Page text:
How To Make Ahead and Freeze Pot Pie
This dish reheats well and can be made a day ahead, then popped back into the oven at 350°F for 25 to 30 minutes to reheat. Note that you do not want to keep it in the cast iron pan for more than two days, or you’ll risk the vegetables turning grey from the pan.
It also freezes nicely. Freeze individual portions or the entire pie in Tupperware containers, not the cast iron pan itself. While the pie crust may soften slightly, reheating in the oven instead of the microwave will help it re-crisp.
Need More Pot Pie in Your Life? Try These Recipes!
- Vegetable Pot Pie
- Easy Chicken Pot Pie
- Cajun Turkey Pot Pie
- Chicken Pot Pie
- Leftover Turkey Pot Pies
Root Vegetable Skillet Pot Pie
3 tablespoons salted butter
1/2 large yellow onion, diced
2 large carrots, diced
1 large sweet potato (1 1/2 cups), peeled and diced
1 large Russet potato (1 1/2 cups), peeled and diced
2 small sprigs (1/2 tablespoon) fresh rosemary, minced
1/2 teaspoon dried rubbed sage
1 teaspoon kosher salt
1/8 teaspoon ground black pepper
2 tablespoons garlic, thinly sliced
3 tablespoons all-purpose flour
1 1/2 cups no-chicken broth or vegetable broth
1 cup whole milk
1 cup frozen peas
Have the pie dough ready:
If you’re making your own pie crust, make that first and have it chilling in the refrigerator ready to roll out once you’ve made the pot pie filling.
Melt the butter, sauté onion, add vegetables:
Place the skillet over medium heat and add the butter. Once the butter melts, add the onion and sauté for about 2 minutes.
Add the carrot, sweet potato, Russet potato, rosemary, sage, salt, and pepper, and sauté for 5 minutes, stirring every minute. Add the garlic and cook for 2 minutes more. When ready, the vegetables will have softened slightly, with little flecks of caramelization.
Make the roux:
Sprinkle flour over the vegetables and stir to combine. The vegetables will look a little pasty. It’s OK.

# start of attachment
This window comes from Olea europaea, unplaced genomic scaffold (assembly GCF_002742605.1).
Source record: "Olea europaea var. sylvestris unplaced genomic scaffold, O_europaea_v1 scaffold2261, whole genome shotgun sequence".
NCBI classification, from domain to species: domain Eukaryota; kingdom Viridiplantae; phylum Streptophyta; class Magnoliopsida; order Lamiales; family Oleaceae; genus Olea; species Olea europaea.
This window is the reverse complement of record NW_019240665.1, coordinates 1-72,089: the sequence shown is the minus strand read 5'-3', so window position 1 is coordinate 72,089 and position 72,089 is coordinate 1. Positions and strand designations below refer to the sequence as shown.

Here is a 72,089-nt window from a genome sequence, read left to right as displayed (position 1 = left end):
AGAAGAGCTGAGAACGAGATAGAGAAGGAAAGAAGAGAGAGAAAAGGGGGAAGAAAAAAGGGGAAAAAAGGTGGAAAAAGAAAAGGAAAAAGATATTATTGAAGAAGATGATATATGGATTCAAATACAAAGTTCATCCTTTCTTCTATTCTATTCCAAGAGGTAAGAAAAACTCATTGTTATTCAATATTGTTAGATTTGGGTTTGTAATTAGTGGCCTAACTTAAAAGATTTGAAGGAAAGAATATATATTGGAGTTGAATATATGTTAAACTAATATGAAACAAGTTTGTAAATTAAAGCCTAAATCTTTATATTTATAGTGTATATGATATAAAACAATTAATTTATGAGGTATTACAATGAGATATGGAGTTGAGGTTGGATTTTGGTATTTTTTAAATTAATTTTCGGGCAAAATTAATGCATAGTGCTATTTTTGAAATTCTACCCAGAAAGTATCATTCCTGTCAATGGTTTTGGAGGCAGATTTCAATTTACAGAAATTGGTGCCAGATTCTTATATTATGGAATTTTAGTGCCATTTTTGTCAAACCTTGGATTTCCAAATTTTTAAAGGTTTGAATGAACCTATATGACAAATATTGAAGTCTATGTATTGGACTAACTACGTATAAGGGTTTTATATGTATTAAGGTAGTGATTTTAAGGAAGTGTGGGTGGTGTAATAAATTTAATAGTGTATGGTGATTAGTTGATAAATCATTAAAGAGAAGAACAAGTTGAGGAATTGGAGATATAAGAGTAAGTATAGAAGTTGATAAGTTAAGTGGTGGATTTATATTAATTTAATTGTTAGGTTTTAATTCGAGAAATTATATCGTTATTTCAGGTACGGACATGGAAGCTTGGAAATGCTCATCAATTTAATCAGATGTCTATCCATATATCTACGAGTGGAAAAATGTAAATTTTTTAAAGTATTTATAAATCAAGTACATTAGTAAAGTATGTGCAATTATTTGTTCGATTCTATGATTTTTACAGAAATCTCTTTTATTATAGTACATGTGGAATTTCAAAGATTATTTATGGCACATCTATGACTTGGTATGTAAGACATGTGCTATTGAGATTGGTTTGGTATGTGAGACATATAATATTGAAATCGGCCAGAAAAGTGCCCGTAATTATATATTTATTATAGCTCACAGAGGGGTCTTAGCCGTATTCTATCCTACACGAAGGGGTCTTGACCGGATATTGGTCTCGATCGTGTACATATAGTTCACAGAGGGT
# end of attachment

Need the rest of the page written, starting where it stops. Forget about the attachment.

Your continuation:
Add broth and milk, stirring constantly and scraping any fond (brown bits) stuck to the pan.
Bring to a boil over medium high heat, then reduce heat to medium, and simmer for 10 to 15 minutes, stirring occasionally. Initially this will appear as if there is too much liquid and the vegetables are swimming in it, but the sauce will thicken to a gravy-like consistency.
Stir frequently and reduce heat to low if the simmer turns to a boil. The vegetables should be fully cooked and the sauce thickened.
Remove the skillet from heat and preheat the oven:
Turn off the burner, remove the pan from the heat, and stir in the peas.
Preheat the oven to 375°F. Let the pot pie filling and the skillet cool while the oven preheats and you roll out the pie dough.
Roll out pie crust:
Remove your pie crust from the refrigerator. If it’s too firm to roll out, let it rest for 5 minutes.
On a lightly floured surface, roll your pie dough into a circle, turning the dough a quarter turn every time you pass over it with a rolling pin until it is 11 inches in diameter.
Drape the dough over the rolling pin. Use the rolling pin to place the circle of dough over the filling in the pan. Gently press the dough against the filling and up the sides of the pan. Be careful when pressing, as your skillet will still be warm. Make sure there are no gaps where filling can come through.
Cut 2 to 4 slits, 2 inches each, in the pie crust to allow steam to escape.
Place the skillet in the 375°F oven and bake for 25 minutes. After 25 minutes, increase the heat to 425°F and bake 5 to 10 minutes further until the crust is flaky and deeply golden. Remove from oven and let cool for 5 to 10 minutes.
Scoop piping-hot portions into serving bowls. Perfect for nights when there is a chill in the air.
|Nutrition Facts (per serving)|
|Amount per serving|
|% Daily Value*|
|Total Fat 22g||28%|
|Saturated Fat 9g||46%|
|Total Carbohydrate 59g||21%|
|Dietary Fiber 6g||22%|
|Total Sugars 10g|
|Vitamin C 15mg||76%|
|*The % Daily Value (DV) tells you how much a nutrient in a food serving contributes to a daily diet. 2,000 calories a day is used for general nutrition advice.|